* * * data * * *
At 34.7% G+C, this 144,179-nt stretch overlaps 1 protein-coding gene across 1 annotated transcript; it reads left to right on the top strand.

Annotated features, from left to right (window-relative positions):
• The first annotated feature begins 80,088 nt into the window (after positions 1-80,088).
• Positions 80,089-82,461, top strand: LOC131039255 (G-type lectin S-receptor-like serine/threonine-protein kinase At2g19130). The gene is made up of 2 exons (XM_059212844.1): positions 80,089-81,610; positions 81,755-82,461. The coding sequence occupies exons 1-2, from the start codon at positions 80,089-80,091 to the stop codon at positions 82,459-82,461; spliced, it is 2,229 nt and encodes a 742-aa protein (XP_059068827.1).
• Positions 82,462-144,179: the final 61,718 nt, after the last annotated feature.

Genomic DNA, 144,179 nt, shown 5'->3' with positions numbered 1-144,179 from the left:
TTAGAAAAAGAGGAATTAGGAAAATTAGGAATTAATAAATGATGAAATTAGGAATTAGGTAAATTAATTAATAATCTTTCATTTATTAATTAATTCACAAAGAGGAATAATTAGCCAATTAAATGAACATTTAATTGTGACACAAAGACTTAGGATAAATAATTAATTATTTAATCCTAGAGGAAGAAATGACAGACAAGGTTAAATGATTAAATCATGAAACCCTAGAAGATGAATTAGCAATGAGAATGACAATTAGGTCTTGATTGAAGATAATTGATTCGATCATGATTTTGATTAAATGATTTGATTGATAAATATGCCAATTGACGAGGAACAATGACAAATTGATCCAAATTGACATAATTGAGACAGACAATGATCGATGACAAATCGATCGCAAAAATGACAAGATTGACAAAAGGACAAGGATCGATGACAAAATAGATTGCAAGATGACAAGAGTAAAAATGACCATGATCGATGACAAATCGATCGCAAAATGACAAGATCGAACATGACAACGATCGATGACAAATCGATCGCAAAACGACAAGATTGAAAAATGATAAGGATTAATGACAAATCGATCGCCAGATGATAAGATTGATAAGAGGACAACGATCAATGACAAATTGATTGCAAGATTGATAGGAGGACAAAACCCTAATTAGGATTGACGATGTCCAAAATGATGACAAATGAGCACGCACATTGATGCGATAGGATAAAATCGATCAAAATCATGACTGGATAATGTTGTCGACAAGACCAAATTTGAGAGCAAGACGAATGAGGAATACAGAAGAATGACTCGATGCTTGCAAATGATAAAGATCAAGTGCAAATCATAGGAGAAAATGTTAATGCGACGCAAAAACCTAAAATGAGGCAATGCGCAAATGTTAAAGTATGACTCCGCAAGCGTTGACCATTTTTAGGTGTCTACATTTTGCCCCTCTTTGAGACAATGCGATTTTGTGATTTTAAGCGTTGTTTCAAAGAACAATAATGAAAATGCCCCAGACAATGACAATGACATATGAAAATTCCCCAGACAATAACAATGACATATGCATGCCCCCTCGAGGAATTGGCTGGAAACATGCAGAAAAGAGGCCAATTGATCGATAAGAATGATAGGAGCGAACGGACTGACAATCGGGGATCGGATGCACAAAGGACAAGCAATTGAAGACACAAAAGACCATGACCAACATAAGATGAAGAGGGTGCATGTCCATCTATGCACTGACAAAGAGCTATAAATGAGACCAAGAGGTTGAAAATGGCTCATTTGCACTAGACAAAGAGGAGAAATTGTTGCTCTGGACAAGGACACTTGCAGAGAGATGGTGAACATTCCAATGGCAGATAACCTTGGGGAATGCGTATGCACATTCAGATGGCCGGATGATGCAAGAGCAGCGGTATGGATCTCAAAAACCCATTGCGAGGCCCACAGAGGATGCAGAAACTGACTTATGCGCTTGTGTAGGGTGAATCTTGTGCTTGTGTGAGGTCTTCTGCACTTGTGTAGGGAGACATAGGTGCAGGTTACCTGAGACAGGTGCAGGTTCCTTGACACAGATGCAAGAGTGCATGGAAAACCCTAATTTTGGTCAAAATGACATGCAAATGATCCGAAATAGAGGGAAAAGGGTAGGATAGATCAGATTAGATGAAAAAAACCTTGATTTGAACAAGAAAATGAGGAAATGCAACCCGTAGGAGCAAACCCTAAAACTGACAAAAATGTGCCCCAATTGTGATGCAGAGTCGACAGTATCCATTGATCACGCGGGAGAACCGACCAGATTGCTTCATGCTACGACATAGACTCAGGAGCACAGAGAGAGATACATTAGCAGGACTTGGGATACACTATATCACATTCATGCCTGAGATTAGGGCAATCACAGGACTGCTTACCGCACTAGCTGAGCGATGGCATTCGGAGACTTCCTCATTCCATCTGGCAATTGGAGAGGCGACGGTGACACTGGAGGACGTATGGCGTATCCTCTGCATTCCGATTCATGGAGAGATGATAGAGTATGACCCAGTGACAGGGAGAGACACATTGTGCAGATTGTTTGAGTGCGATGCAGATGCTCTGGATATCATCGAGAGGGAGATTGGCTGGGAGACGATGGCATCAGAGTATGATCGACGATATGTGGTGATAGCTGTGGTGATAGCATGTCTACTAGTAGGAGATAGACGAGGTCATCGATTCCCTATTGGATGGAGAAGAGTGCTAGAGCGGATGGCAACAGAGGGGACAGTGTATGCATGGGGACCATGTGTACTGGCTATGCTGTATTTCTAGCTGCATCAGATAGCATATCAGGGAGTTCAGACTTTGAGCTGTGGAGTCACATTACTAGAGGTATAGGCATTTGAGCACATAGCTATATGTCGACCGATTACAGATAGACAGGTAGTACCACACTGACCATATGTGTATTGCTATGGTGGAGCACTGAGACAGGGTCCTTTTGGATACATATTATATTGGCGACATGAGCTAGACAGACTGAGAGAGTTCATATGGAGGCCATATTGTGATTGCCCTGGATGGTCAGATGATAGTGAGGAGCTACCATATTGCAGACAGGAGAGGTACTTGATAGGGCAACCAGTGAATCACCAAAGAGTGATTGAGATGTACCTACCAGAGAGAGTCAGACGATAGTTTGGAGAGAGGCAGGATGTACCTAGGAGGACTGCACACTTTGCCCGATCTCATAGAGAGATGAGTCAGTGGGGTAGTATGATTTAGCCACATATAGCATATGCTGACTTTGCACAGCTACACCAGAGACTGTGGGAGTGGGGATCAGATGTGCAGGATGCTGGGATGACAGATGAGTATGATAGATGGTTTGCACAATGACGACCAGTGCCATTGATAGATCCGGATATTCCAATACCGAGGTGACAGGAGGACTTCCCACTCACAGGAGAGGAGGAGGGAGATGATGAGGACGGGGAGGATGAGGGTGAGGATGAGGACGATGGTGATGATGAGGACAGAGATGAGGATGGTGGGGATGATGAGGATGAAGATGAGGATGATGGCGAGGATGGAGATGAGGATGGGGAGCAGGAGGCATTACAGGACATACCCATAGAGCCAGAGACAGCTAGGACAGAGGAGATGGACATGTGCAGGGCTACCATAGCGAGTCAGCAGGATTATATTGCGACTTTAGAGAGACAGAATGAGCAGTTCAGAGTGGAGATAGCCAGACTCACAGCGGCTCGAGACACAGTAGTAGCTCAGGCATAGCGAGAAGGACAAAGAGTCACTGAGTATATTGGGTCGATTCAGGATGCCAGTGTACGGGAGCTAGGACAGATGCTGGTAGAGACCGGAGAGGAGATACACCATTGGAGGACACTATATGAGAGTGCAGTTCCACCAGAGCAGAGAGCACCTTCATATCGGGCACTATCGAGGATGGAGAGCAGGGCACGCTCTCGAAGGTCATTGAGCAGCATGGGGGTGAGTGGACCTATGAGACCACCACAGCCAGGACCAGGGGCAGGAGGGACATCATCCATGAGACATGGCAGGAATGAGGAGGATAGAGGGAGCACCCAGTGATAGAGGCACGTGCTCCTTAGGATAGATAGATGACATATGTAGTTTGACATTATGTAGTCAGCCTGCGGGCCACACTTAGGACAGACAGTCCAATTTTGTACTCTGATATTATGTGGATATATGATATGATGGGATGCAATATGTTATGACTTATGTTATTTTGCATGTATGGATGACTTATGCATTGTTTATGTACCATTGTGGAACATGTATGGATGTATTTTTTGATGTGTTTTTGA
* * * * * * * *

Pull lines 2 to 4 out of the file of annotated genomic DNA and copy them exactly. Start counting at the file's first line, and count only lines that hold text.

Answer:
Annotated features, from left to right (window-relative positions):
• The first annotated feature begins 80,088 nt into the window (after positions 1-80,088).
• Positions 80,089-82,461, top strand: LOC131039255 (G-type lectin S-receptor-like serine/threonine-protein kinase At2g19130). The gene is made up of 2 exons (XM_059212844.1): positions 80,089-81,610; positions 81,755-82,461. The coding sequence occupies exons 1-2, from the start codon at positions 80,089-80,091 to the stop codon at positions 82,459-82,461; spliced, it is 2,229 nt and encodes a 742-aa protein (XP_059068827.1).